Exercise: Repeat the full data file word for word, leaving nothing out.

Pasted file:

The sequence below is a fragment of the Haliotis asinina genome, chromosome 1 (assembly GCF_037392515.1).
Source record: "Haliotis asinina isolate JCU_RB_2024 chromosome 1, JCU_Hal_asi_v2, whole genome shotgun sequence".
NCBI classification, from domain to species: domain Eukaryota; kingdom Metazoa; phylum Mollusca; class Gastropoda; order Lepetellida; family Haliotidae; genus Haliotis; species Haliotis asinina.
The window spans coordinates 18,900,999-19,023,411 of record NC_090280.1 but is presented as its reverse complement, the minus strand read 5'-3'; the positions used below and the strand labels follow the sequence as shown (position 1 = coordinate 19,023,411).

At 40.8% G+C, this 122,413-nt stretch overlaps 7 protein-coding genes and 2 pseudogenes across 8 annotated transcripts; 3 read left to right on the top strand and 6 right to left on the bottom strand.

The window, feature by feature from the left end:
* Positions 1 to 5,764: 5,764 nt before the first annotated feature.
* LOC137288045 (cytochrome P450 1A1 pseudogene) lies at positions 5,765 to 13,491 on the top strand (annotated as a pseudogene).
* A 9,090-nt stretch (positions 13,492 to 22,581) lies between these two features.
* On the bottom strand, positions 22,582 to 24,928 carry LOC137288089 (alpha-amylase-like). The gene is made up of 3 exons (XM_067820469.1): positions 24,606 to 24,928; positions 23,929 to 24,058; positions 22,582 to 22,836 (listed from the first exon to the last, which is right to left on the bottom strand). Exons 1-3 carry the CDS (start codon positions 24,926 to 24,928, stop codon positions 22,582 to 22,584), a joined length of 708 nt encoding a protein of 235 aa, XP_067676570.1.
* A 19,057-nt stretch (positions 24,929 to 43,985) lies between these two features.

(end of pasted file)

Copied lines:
The sequence below is a fragment of the Haliotis asinina genome, chromosome 1 (assembly GCF_037392515.1).
Source record: "Haliotis asinina isolate JCU_RB_2024 chromosome 1, JCU_Hal_asi_v2, whole genome shotgun sequence".
NCBI classification, from domain to species: domain Eukaryota; kingdom Metazoa; phylum Mollusca; class Gastropoda; order Lepetellida; family Haliotidae; genus Haliotis; species Haliotis asinina.
The window spans coordinates 18,900,999-19,023,411 of record NC_090280.1 but is presented as its reverse complement, the minus strand read 5'-3'; the positions used below and the strand labels follow the sequence as shown (position 1 = coordinate 19,023,411).

At 40.8% G+C, this 122,413-nt stretch overlaps 7 protein-coding genes and 2 pseudogenes across 8 annotated transcripts; 3 read left to right on the top strand and 6 right to left on the bottom strand.

The window, feature by feature from the left end:
* Positions 1 to 5,764: 5,764 nt before the first annotated feature.
* LOC137288045 (cytochrome P450 1A1 pseudogene) lies at positions 5,765 to 13,491 on the top strand (annotated as a pseudogene).
* A 9,090-nt stretch (positions 13,492 to 22,581) lies between these two features.
* On the bottom strand, positions 22,582 to 24,928 carry LOC137288089 (alpha-amylase-like). The gene is made up of 3 exons (XM_067820469.1): positions 24,606 to 24,928; positions 23,929 to 24,058; positions 22,582 to 22,836 (listed from the first exon to the last, which is right to left on the bottom strand). Exons 1-3 carry the CDS (start codon positions 24,926 to 24,928, stop codon positions 22,582 to 22,584), a joined length of 708 nt encoding a protein of 235 aa, XP_067676570.1.
* A 19,057-nt stretch (positions 24,929 to 43,985) lies between these two features.